Ratio and Gamma via sub menus.
The Gamma Menu allows one of several gammas to be selected. I started
with Film and since it produced excellent gamma tracking, I didn’t explore
The good news for those that enjoy tweaking their projector to get the most
accurate picture, is that the 4805 has an Advanced Menu, as a Picture
submenu, where one can adjustable Color Temperature as well as Color
Control. Color Control allows the user to adjust Gain and Offset controls
for Red, Green, and Blue. It is a real treat to find such a complete a menu
system in an entry-level projector.
The Setting Menu is a conduit to submenus that handle the typical chores
of front/rear and ceiling/floor installations, etc., as well as allowing the
user to select High and Low power modes. In the Low mode, the projector
was remarkably quiet, the same could not be said for the High mode, but as
the Low mode had plenty of light output for my HT, that is the mode I
The About Menu tells the user about lamp usage, current source, and
Installation and Placement in the Room
Focus and zoom are adjustable via rotating rings on
the lens itself. There is no lens shift capability provided with the 4805.
This should not be an issue as long as you can place the projector at a
suitable height relative to the screen. It should be noted however that the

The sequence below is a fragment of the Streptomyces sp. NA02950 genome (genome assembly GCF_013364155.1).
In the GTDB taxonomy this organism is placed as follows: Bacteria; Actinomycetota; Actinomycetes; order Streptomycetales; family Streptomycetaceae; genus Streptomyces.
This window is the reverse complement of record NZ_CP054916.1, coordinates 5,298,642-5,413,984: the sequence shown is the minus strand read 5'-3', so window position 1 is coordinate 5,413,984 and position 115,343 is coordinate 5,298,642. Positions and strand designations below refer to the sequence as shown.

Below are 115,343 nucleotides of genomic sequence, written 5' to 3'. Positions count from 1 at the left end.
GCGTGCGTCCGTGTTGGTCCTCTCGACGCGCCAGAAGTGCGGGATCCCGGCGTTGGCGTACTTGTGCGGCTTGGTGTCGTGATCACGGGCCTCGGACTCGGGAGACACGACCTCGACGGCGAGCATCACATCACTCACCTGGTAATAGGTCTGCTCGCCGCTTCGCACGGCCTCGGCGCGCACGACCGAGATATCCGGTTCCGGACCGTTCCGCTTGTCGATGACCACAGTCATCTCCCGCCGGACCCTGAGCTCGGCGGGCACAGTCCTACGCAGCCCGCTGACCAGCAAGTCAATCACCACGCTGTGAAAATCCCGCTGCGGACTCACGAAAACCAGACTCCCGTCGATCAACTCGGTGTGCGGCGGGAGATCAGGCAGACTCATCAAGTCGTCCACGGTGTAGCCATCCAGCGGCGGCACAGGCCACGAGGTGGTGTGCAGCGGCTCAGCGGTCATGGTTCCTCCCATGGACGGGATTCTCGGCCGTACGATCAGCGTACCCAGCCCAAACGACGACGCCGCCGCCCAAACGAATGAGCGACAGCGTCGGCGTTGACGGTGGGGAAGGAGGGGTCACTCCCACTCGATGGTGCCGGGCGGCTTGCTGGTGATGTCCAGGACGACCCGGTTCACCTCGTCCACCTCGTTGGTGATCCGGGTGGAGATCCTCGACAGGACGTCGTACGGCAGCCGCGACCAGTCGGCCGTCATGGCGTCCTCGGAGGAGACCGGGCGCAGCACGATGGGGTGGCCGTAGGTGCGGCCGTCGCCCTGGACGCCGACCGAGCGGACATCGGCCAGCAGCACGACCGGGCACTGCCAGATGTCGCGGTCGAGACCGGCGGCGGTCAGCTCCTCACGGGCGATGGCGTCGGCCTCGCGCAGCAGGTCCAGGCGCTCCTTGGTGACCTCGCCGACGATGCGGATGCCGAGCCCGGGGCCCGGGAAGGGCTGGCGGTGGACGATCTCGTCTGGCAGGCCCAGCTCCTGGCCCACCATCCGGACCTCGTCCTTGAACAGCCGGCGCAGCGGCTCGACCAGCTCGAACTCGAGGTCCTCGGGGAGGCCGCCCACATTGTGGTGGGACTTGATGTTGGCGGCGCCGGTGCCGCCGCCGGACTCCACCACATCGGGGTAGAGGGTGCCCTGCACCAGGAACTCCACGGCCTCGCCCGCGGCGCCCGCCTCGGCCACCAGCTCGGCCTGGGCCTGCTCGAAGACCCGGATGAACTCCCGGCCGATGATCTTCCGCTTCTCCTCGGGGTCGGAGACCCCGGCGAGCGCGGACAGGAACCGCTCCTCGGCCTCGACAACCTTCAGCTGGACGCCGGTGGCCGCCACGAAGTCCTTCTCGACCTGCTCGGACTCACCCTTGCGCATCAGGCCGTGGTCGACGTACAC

4805 has a considerable vertical offset in the image, such that the
projector’s lens need to be placed below the screen, by 27.3% of the screen
height (table mount), to achieve a rectangular image without the use of
keystone correction. This offset could be a considerable advantage for a
table mounted setup, but might be a problem if ceiling mounted in a room
with a low ceiling.
The 4805’s throw ratio of 1.77:1 - 2.13:1 (distance/width) means that the
4805 is a moderately long throw projector (long focal length lens), and I mounted the review unit high
on my back wall accordingly.
On the Bench
Measurements and viewing were done using a Denon 1600 DVD with progressive
and interlaced outputs, a DISH 6000 HDTV receiver, and most recently, a DISH
921 DVR (Digital Video Recorder).
User Level Adjustments
Using the component inputs to the 500U, the Black Bars test on Avia
indicated the proper brightness level to be 50, and the moving white bars
indicated an optimum contrast setting of 59. Since the 4805 allowed the
Color Temperature to be set directly to 6500K, that is where I started. The
gamma was set at Film.
When I evaluate a projector, I not only look at images, I measure the color
balance of the projector at various light intensity levels and determine the
quality of what is called Grayscale Tracking. The idea is that black,
white, and all shades of gray, should have the correct ratio of the three
primary colors used in video projection Red, Green, and Blue. You can read
more about the testing method in my past projector reviews on Secrets, or at
The Color Balance data from the ScreenPlay with the Color Temp control set
to 6500 is show above. InFocus pride themselves on having their HT
projectors properly set up for D65, and seeing is believing. This is as well
calibrated a projector as I have ever seen, right out of the box after minimal
user level adjustments.
By my measurements, the Correlated Color Temperature (CCT) ranged between
6500 and 6700K over most of the IRE range, with only a somewhat larger